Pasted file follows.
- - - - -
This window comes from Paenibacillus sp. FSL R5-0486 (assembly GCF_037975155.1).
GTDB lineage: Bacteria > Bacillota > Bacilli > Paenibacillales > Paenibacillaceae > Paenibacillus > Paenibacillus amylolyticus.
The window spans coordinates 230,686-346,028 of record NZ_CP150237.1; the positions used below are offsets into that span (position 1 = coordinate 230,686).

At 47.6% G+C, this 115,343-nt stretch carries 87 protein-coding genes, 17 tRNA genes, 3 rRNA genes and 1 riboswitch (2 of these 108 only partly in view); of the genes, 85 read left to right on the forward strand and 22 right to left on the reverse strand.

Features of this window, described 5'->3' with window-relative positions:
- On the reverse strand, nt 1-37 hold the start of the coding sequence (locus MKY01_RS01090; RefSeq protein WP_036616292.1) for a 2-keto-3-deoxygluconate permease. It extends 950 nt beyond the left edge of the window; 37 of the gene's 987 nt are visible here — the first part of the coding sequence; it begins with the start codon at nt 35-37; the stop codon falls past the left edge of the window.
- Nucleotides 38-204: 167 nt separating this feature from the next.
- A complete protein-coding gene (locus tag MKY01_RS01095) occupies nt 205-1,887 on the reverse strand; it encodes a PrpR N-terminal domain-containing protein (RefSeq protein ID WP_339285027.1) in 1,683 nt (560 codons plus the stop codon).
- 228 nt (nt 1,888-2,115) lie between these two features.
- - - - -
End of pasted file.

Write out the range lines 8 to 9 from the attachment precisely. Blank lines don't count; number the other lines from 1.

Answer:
- A complete protein-coding gene (locus tag MKY01_RS01095) occupies nt 205-1,887 on the reverse strand; it encodes a PrpR N-terminal domain-containing protein (RefSeq protein ID WP_339285027.1) in 1,683 nt (560 codons plus the stop codon).
- 228 nt (nt 1,888-2,115) lie between these two features.